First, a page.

France has shown unprecedented enthusiasm for blockchain technologies and the opportunities they presented, specifically Initial Coin Offerings (ICOs). While China and South Korea have banned ICOs altogether, and limitations and uncertainty cloud the regulation of ICOs in the United States, France is embracing the emerging technology by proposing regulations that would give companies a clear and reasonable pathway to issue ICOs while protecting investors.

An ICO is an alternative to an Initial Public Offering and is popular because it is seen as a way to build capital without navigating the byzantine regulations that govern an Initial Public Offering (IPO). In the U.S., the use of ICOs has been made increasingly more complicated and risky as the Securities and Exchange Commission (SEC) attempts to classify tokens issued through ICOs. Regulators tend to consider all tokens “equity tokens” and therefore securities whilst the innovators and blockchain community considers “utility tokens” to be more akin to pre-booked revenue and therefore not a security. This determination relies on the “Howey Test,” which classifies a security (or equity token) as an investment of money in a common enterprise with the expectation of profits due to the efforts of a third party. It is uncertain how this test will apply to utility tokens, and so far enforcement has been handled on a case by case basis, but the United States District Court of New York has been called upon to make the determination of whether a token is in fact a security.

France is clearly taking a different approach to ICOs by making the process more transparent and informative for investors, all while avoiding tying the hands of companies who want to engage in an ICO. Finance Minister Bruno Le Maire announced that The Action Plan for the Growth and Transformation of Enterprises (PACTE) will include a voluntary regulatory framework that allows companies wishing to legitimize their ICO to follow certain guidelines. Essentially, France will issue a license to a company wishing to issue tokens in an ICO that informs investors that the government approves of the ICO and identifies any risks associated with the practice.

The licensed tokens will be placed on a “whitelist” that gives government assurances to investors that the token is credible by providing a set of assurances to investors. A unique aspect of the proposed regulation is that the license is not required to lawfully issue a token for an ICO. Companies wishing to issue tokens by their own means through their own methods will not be prevented. However, those companies who decide to forgo the licensing process will be met with more scrutiny by investors if the regulations are reasonable. The French Ministry of Finance stated:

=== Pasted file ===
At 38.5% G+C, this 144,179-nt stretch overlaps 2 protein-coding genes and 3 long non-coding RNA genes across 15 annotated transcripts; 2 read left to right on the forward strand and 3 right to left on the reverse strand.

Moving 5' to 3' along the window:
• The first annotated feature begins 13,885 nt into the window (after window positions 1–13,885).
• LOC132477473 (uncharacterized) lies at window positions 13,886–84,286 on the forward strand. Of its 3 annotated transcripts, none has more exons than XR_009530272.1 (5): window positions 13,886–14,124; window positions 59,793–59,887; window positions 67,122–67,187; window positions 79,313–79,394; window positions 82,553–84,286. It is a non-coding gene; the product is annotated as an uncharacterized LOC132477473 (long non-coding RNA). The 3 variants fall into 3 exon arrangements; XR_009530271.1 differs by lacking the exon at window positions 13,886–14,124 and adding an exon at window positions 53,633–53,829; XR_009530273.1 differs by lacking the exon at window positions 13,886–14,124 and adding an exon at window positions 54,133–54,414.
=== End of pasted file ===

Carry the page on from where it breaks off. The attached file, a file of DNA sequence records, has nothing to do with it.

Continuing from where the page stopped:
“Our goal is to provide legal certainty for those who seek it, without hindering those who want to follow their own path. We have a rather liberal approach. We work for a flexible, non-dissuasive framework. At the same time, we are not naive either; we know that these products can be risky.”

Le Maire enthusiastically advocated for the advantages blockchain technology can offer, such as creating a trust network without the need of intermediaries to engage in transactions, the ability to track transactions and make them more transparent, and to make the economy more efficient. Le Maire is dedicated to make France a leader in blockchain technology and stated that, “this is the role of France: to be a force of proposal to build to world of tomorrow. We will not miss the blockchain revolution.”

Following in the footsteps on Switzerland, whose Financial Market Supervisory Authority (FINMA) issued a new set of guidelines outlining the treatment of ICOs in February, France is on track to leave the rest of the world behind by changing the way companies and investors interact. Instead of shying away from the new world of blockchain technology like most of the world, France is making an effort to meet the interests of those wanting to issue tokens and those wishing to purchase those tokens through reasonable regulations.

Thank you to trustnodes for translating much of Minister Le Maire’s statements.

Author

The information in this blog post (the "Blog" or "Post") is provided as news and/or commentary for general informational purposes only. The information herein does not, and shall never, constitute legal advice and therefore cannot be relied upon as a legal opinion. Nothing in this Blog constitutes attorney communication and is not privileged information. Nothing in the Post or on this website creates any kind of attorney client relationship or privilege of any kind.